I've just quantified it, quite easily. Am I saying, or have I said that all republicans are going to make the world less safe? of course not. However, the party has a president that has made the world a much less safe place and have a man ready for election that I (and many others) believe to be even worse.


    (I'm sorry for the above image, but that assertion is actually ridiculous)
  14. Iscariot macrumors 68030


    Aug 16, 2007
    You picked a very small sample of history and saw it fit to make a declaration about a political party that is 150 years old and the entire world. Based on two people.

    Claiming that most of the entire world knows that Republicans makes the entire world less safe is quite a bit of ridiculous in itself. The comparison is apt; your statement shows the same woeful disregard for history and blatant partisan hackery. Of course, this whole hyperbole arms race has been spiralling towards the bottom for so long now it's kind of hard to tell what ridiculous is anymore.
  15. és: macrumors 6502a


    Let's look at what I didn't say. I didn't say 'the republican party makes the world a less safe place'. I also didn't say 'The republican party has always made the world less safe'. It seems that's how you took it but it's not what I said, suggested or meant.

    Maybe I should have clarified in the first post by saying 'the current Republicans in charge make the world less safe', but I did express, quite clearly, who I was talking about when you questioned it.

    It's not just two people. It's the current president and the nominee for president (voted for by republicans). Those, by any stretch of reality, are not just two people. They are two republicans that control or would control the world's most powerful country and its attitude towards safety. As a direct result of that, they could make the world a much less safe place.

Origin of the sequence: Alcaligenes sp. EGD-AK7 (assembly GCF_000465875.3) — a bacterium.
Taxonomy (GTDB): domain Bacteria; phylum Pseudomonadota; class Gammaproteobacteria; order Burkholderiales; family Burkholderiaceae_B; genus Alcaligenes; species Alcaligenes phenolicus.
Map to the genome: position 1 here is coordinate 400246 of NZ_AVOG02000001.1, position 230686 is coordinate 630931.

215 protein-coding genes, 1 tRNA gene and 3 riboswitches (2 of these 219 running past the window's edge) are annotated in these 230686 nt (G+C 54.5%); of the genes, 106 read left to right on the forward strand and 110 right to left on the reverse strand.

It's not if you open your eyes. I've not heard one person in the UK, other than a Zionist on a radio station (with his reason being that he 'will kill all of the Iranians'), say that McCain should be voted in for the sake of world peace. In fact nearly every person I talk to says exactly the opposite; he shouldn't be voted in because he is a danger to it.

    We could always go and ask the people of Iraq, Iran, Palestine, Europe, South America and North America, but I've not got the time to survey the entire global population, so I decided to look at logic instead. That's why I typed 'I think'.

    I'm judging on things I hear from all corners of the globe in newspapers, radio and on the internet. The overwhelming consensus that I get is that people feel McCain and Bush are or have been a threat to world peace.

    It's clear to anybody with a well functioning brain in their head (which I think most of the world does) that these republicans have been, and will be, a threat to international safety.

    I refer you to my above smiley.

    Comparing my claim about republicans, in the context of the current election and world safety, with that billboard is utterly absurd.
  16. Iscariot macrumors 68030


    Aug 16, 2007
    No, it isn't. It's a similarly dismissive, derisive, and content-lacking message that this billboard propagates. The only things that are utterly absurd in this thread are the original billboard, Badandy's correlation/causation assertion, and your statement.

    I have professed no love for the billboard nor the Republican party, but I have challenged you to provide a level of discourse above broad strokes in bold colours. I am just as sick of the anti-Republican sound bytes and hyperbole as I am of the anti-Democrat sound bytes and hyperbole. All I ask of anybody is that if they're going to make a case, they do so without resorting to this kind of partisan balderdash.
  17. és: macrumors 6502a


    There is nothing dismissive about it. I've backed up what I said with facts. Yet again you're not even trying to refute them, just calling them 'balderdash'.

    I don't know why I bothered spending time writing the last few posts, explaining and countering your ridiculous, unfounded claims because all you do is quote one line and say 'balderdash'. Hardly a debate, which I won a long time ago, just an over eager poster that doesn't want to look at what I actually said and prefers to look at what he thinks I said.

    I've provided reasons, not yet refuted by you. I can provide many more facts, backed up with credible sources, if that's what you want. I guess those facts will just be 'balderdash', too.

    My suspicion is that you know it's true and the mistake you've made is to assume that when I said the word 'Republicans' you thought I meant 'Republican Party' and it's history. You know that I didn't say that and you've known from the second post exactly to whom I was referring to.